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The Book of Psalms is a book of poetry, which was used as the “prayer” of “service” book in the ancient Israelite Temple. Composed of 150 poems, Rev. Eugene Peterson writes that, they form are a “prayer book that gives us a language adequate for responding to the God who speaks to us.” They can teach us how to pray. Psalm 38 is a prayer of lament, words uttered by someone suffering from…a disease, an ailment, a situation, persecution, fear, maybe loss. It’s not included in the lectionary cycle of Biblical texts for worship through which we move every three years. Maybe you’ve never heard it before? In the poem, the poet, rooted in her suffering the poet portrays God as seemingly persecuting, punishing or pursuing her. The prayer presents a dark portrait of a God who seems vengeful, intent on dishing out punishing tit-for-tat, who seems distant. And yet….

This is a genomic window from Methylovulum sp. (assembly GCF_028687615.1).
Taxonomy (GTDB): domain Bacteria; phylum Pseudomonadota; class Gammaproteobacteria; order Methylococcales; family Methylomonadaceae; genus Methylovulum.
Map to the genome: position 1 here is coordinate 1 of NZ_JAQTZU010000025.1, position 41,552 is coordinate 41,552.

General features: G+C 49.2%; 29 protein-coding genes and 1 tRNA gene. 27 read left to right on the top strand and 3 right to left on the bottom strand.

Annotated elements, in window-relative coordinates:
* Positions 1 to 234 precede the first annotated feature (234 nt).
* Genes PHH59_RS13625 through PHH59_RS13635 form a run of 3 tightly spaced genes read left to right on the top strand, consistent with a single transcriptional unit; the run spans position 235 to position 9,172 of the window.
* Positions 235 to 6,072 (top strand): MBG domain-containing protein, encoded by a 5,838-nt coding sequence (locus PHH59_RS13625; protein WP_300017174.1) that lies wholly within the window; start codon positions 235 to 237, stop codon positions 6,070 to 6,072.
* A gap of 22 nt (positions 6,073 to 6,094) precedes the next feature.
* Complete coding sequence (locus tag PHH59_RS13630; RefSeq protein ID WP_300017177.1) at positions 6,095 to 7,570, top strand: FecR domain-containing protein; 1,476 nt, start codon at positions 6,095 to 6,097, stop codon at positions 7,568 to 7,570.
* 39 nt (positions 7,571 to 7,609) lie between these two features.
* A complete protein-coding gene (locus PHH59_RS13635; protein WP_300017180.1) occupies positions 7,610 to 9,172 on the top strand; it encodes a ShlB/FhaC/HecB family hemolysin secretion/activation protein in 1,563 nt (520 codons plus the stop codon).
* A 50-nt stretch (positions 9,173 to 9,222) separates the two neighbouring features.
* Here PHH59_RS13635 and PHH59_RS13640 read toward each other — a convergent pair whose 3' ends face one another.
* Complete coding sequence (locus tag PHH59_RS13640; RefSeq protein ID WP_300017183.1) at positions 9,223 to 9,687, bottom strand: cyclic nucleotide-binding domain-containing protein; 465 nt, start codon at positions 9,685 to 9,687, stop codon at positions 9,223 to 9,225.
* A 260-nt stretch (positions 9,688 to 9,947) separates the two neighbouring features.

the poem ends with a prayer for hope, insisting upon waiting, the poet abandons herself in hope that God will….save, heal, act.
Our women’s group is reading the book Run with the Horses by Eugene Peterson. It addresses the book of Jeremiah and contains this passage on imagination and God’s presence in the ordinariness of life that speaks to the haunting words of Psalm 38.
The great masters of the imagination do not make things up out of thing air; they direct our attention to what is right before our eyes. They then train us to see it whole – not in fragments but in context, with all the connections. They connect the visible and the invisible, the this with the that. They assist us in seeing what is around us all the time but which we regularly overlook. With their help we see it not as commonplace but as awesome, not as banal but a wondrous. For this reason the imagination is one of the essential ministries in nurturing the life of faith. For faith is not a leap out of the everyday but a plunge into its depths.
When we approach everyday life are we expect God to be there? Do we imagine God as an adversary?; coach?; cheerleader?; manager?; inactive observer?; punishing parental figure?
Questions for the practice of Examen & Contemplation